I hosted today’s RunnersRoundTable and a lively discussion it was. My goal was to impress upon people that one needn’t race a marathon to be a runner. I think that got across. Listen.

I began with the following premise. There are four things a runner can:

  1. Run an ultra
  2. Race a marathon
  3. Run a marathon
  4. Race shorter

I further posited that to “race” a marathon one must dedicate a certain amount of time and effort, and especially one must put in a lot of miles. In my view, we’re talking one or two a year. I’ve made the distinction before.

Not to belabor the point, we had a nice mix of folks, all with marathon experience, two having done Boston and the other two having done marathons this past week-end. Give it a listen.

The bottom line: we did a good job of setting out what is required to race a marathon. It’s a lot of time, it’s a lot of effort. I need add that much effort, indeed harder effort, is required to race shorter stuff, HMs on down, but while one can race well without the high mileage required for a marathon — although as my teammates Paul T and Robert R will attest high mileage is quite useful for the shorter stuff (and both got anonymous mentions in the show) — mileage is the starting point for a marathon. It’s why for New York, less than six months away (171 days and some odd hours and minutes according to NYRR’s site), November 7 must be in the back of my mind. In that sense it’s a win-win for now, since it is a great motivating factor and way too early to worry about doing 20 milers. Whatever I’m going to do in the fall requires getting a solid base over the summer.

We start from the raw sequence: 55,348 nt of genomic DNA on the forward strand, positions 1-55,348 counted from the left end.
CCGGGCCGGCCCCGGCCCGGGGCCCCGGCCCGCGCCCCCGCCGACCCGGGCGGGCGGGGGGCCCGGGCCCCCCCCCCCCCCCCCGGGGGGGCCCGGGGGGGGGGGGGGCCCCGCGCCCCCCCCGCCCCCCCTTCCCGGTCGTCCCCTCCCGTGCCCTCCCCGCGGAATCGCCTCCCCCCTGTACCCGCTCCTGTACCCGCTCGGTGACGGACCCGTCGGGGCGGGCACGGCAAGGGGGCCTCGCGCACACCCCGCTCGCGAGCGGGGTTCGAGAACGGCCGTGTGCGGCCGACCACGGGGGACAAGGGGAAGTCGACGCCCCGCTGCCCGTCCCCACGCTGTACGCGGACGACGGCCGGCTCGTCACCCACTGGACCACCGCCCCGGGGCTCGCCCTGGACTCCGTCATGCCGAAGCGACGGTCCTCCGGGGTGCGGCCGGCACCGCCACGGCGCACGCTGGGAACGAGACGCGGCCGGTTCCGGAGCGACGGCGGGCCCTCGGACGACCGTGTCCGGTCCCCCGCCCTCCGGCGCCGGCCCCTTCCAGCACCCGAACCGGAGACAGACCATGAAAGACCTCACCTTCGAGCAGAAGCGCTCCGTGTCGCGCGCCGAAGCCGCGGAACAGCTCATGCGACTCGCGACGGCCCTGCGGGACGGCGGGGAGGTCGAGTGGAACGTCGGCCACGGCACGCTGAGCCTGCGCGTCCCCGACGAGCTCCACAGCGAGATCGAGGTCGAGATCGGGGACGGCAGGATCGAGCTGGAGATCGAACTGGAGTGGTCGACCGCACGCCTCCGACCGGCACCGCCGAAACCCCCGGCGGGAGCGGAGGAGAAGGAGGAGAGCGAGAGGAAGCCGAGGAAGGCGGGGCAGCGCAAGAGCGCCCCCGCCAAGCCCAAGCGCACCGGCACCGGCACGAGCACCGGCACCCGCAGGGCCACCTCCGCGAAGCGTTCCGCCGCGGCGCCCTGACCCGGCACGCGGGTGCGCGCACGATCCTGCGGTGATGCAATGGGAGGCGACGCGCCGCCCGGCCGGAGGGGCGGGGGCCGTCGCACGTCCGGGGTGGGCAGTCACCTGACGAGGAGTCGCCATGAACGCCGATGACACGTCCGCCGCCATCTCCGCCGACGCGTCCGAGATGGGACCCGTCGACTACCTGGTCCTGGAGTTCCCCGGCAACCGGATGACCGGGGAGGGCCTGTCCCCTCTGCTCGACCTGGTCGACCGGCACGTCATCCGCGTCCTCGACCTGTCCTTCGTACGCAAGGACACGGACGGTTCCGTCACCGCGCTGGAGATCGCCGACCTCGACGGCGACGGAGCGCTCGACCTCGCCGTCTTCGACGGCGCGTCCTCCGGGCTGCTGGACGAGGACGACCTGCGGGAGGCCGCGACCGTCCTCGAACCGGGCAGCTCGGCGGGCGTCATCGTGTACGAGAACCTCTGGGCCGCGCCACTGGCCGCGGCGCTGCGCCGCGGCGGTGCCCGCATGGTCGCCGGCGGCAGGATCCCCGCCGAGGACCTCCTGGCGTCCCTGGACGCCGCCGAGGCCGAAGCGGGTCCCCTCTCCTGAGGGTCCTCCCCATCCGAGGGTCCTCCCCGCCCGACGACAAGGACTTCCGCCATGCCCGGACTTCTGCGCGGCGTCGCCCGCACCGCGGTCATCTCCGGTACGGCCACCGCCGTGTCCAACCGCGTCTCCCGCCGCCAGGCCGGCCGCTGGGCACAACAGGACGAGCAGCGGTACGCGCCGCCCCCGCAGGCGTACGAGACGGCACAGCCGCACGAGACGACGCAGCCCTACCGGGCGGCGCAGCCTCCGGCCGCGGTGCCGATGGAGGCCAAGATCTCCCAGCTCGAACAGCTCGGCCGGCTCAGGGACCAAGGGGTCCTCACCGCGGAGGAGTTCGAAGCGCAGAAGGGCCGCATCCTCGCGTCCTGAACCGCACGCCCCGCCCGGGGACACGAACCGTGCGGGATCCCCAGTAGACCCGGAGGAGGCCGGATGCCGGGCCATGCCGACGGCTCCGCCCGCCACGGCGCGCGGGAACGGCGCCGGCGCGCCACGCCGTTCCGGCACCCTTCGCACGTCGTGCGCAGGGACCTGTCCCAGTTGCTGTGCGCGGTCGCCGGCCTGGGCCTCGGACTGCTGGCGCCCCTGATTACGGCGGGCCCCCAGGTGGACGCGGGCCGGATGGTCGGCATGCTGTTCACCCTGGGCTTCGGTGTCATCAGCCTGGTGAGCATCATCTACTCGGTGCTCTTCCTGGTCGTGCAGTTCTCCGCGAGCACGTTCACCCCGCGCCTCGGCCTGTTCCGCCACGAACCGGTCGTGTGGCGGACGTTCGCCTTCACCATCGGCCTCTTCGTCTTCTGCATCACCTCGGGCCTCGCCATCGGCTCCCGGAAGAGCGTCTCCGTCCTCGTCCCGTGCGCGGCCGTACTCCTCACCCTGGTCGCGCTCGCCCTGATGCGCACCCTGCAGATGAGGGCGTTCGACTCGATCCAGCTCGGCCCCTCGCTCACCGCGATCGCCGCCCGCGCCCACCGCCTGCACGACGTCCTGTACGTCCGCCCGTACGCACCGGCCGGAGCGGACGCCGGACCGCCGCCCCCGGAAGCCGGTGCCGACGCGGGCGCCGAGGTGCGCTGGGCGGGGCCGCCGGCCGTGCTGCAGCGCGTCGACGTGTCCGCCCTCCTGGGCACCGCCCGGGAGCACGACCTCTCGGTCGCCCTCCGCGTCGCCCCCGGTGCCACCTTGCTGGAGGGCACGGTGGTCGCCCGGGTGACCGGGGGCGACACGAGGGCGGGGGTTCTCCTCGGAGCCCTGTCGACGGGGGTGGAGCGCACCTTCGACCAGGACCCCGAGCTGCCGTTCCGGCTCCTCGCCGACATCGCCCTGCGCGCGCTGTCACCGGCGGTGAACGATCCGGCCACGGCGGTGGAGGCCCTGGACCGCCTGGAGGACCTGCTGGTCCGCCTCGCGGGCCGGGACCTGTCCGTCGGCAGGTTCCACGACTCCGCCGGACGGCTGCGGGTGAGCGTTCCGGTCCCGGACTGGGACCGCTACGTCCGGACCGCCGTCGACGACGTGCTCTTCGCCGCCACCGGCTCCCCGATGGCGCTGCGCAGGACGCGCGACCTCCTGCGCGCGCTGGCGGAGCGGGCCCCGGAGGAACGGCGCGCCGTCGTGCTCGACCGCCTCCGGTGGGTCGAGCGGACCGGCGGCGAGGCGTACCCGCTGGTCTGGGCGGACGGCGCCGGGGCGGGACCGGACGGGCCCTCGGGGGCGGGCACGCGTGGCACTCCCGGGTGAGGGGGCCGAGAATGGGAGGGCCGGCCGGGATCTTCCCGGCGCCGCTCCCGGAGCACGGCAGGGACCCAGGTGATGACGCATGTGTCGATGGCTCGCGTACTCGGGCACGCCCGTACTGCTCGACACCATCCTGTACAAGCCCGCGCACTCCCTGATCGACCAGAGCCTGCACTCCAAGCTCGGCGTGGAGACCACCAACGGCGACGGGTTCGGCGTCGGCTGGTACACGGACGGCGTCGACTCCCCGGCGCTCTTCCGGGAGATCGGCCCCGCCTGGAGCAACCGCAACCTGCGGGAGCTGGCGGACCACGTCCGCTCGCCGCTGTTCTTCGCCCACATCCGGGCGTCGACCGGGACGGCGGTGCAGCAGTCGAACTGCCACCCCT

Did I learn anything from the show? Well, I did. Both Matt and Colin had issues late in their races, and I was reminded about my own late issues in my last marathon. As I said on the show, the second thing I thought of after that race — the first being “I’m never doing that again” — was how I could do things differently the next time. The “next time” has yet to come, and I fear that my overall slowing down means I’m not capable of going faster than last time, doing everything right. I still have unfinished business, though. That’s what I learned, was reminded of.

Here in mid-May, I needn’t decide. While I started the show 50-50, I’m probably now 60-40 for. Tomorrow? Who knows? I still hate 20 milers (although maybe Herb’s right and that it’s a state of mind I have to get over).

[Edited to add: This from a piece in today’s Running Times on former WSSACer Khalid Khounnouchi:

“Running a sub-27:00 10K isn’t going to happen for me now. When it comes to shorter races, I’ve lost a lot of speed, so I don’t want to deal with that—you assume more risk because running just for speed can get you injured,” Khannouchi reveals. “But, it is very simple to train for a marathon. You can take your time and train for one or two races a year and you can master the distance.”]

And here’s Kevin Kline in a slightly more, er, literate role: